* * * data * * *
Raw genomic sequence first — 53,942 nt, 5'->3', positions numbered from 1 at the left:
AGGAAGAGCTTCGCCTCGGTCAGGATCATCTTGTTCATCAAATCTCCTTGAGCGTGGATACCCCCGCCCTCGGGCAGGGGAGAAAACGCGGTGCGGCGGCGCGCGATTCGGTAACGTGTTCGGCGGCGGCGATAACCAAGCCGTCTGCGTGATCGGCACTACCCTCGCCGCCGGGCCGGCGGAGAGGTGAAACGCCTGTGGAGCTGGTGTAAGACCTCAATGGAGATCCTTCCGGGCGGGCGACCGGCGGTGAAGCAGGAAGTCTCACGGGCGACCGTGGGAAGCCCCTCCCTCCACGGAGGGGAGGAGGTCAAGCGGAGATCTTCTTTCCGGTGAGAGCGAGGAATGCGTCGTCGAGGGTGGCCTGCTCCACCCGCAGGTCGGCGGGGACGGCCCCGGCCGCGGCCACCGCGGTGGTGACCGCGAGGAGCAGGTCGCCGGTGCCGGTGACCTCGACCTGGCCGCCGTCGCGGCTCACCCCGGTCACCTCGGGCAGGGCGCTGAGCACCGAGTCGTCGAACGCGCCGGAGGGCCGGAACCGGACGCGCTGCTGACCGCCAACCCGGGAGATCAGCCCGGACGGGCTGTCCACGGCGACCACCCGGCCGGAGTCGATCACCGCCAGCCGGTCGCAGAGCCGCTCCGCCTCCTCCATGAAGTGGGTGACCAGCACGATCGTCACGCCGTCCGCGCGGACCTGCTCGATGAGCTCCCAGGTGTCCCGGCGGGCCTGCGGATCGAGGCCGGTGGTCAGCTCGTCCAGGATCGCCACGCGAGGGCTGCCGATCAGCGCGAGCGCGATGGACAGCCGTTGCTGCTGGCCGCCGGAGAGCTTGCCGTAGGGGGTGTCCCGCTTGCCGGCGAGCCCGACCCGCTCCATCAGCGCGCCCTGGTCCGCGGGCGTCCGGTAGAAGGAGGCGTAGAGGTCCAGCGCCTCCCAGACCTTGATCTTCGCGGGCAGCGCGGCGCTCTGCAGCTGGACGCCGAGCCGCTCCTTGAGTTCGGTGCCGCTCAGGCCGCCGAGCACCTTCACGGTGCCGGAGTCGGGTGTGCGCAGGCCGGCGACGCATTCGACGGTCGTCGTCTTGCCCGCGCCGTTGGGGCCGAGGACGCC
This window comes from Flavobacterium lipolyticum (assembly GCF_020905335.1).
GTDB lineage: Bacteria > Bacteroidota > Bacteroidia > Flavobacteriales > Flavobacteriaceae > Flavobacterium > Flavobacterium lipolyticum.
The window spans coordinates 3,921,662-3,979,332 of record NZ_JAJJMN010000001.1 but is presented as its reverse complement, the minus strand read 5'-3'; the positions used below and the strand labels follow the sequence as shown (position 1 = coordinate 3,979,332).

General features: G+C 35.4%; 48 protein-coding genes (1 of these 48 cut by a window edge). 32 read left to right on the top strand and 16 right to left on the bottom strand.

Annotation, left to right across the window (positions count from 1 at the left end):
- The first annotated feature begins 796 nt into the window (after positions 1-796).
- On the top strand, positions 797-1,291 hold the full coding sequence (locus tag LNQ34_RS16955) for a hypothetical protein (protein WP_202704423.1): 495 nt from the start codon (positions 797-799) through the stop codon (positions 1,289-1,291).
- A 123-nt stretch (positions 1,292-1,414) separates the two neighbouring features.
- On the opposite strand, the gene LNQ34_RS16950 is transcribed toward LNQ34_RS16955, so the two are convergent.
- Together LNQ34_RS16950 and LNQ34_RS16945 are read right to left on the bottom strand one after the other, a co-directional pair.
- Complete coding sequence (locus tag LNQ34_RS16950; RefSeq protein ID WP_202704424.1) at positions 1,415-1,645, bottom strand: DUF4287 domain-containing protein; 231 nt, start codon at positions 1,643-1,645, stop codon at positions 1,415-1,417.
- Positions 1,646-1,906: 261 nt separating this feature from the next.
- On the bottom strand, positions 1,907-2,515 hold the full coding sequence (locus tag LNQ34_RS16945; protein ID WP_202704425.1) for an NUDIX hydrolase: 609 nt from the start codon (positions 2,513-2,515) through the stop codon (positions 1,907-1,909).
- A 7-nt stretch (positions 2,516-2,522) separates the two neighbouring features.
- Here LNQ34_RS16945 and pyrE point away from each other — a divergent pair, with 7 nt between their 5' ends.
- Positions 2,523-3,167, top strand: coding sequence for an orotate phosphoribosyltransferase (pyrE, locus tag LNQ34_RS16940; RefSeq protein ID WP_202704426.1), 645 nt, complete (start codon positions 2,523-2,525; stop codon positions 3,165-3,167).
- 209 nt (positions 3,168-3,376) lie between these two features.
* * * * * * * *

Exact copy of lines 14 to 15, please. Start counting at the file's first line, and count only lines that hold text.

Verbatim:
- Positions 1,646-1,906: 261 nt separating this feature from the next.
- On the bottom strand, positions 1,907-2,515 hold the full coding sequence (locus tag LNQ34_RS16945; protein ID WP_202704425.1) for an NUDIX hydrolase: 609 nt from the start codon (positions 2,513-2,515) through the stop codon (positions 1,907-1,909).